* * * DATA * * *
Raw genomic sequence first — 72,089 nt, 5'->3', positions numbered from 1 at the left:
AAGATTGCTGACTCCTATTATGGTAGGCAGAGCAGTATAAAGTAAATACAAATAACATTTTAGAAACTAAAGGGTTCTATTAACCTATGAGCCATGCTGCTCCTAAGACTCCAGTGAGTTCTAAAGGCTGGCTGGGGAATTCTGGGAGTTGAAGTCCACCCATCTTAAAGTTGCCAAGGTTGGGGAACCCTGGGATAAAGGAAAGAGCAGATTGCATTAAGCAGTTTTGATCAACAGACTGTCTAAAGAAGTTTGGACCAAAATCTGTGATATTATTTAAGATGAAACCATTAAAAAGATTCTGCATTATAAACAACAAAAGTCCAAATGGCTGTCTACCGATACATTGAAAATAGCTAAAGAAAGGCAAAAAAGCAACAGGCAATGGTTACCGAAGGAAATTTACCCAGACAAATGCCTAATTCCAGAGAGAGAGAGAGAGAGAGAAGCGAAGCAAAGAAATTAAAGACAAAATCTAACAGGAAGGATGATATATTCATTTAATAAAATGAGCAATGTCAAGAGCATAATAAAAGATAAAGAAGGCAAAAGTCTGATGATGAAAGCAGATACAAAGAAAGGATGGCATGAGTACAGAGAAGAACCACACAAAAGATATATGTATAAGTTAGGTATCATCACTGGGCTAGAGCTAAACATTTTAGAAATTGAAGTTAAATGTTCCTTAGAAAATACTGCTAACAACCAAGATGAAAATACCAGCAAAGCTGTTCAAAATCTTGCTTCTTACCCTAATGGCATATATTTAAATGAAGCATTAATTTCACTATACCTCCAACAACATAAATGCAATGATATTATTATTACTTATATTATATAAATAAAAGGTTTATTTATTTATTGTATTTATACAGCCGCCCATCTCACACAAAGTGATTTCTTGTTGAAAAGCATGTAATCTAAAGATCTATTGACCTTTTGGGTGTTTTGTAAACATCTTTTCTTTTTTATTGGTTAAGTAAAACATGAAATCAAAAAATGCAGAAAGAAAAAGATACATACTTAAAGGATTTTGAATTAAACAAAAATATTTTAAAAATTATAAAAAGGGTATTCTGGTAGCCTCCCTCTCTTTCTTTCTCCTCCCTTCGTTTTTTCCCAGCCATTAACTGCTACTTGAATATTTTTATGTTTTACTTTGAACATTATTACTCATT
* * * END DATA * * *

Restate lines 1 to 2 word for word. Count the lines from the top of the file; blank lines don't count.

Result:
Raw genomic sequence first — 72,089 nt, 5'->3', positions numbered from 1 at the left:
AAGATTGCTGACTCCTATTATGGTAGGCAGAGCAGTATAAAGTAAATACAAATAACATTTTAGAAACTAAAGGGTTCTATTAACCTATGAGCCATGCTGCTCCTAAGACTCCAGTGAGTTCTAAAGGCTGGCTGGGGAATTCTGGGAGTTGAAGTCCACCCATCTTAAAGTTGCCAAGGTTGGGGAACCCTGGGATAAAGGAAAGAGCAGATTGCATTAAGCAGTTTTGATCAACAGACTGTCTAAAGAAGTTTGGACCAAAATCTGTGATATTATTTAAGATGAAACCATTAAAAAGATTCTGCATTATAAACAACAAAAGTCCAAATGGCTGTCTACCGATACATTGAAAATAGCTAAAGAAAGGCAAAAAAGCAACAGGCAATGGTTACCGAAGGAAATTTACCCAGACAAATGCCTAATTCCAGAGAGAGAGAGAGAGAGAGAAGCGAAGCAAAGAAATTAAAGACAAAATCTAACAGGAAGGATGATATATTCATTTAATAAAATGAGCAATGTCAAGAGCATAATAAAAGATAAAGAAGGCAAAAGTCTGATGATGAAAGCAGATACAAAGAAAGGATGGCATGAGTACAGAGAAGAACCACACAAAAGATATATGTATAAGTTAGGTATCATCACTGGGCTAGAGCTAAACATTTTAGAAATTGAAGTTAAATGTTCCTTAGAAAATACTGCTAACAACCAAGATGAAAATACCAGCAAAGCTGTTCAAAATCTTGCTTCTTACCCTAATGGCATATATTTAAATGAAGCATTAATTTCACTATACCTCCAACAACATAAATGCAATGATATTATTATTACTTATATTATATAAATAAAAGGTTTATTTATTTATTGTATTTATACAGCCGCCCATCTCACACAAAGTGATTTCTTGTTGAAAAGCATGTAATCTAAAGATCTATTGACCTTTTGGGTGTTTTGTAAACATCTTTTCTTTTTTATTGGTTAAGTAAAACATGAAATCAAAAAATGCAGAAAGAAAAAGATACATACTTAAAGGATTTTGAATTAAACAAAAATATTTTAAAAATTATAAAAAGGGTATTCTGGTAGCCTCCCTCTCTTTCTTTCTCCTCCCTTCGTTTTTTCCCAGCCATTAACTGCTACTTGAATATTTTTATGTTTTACTTTGAACATTATTACTCATT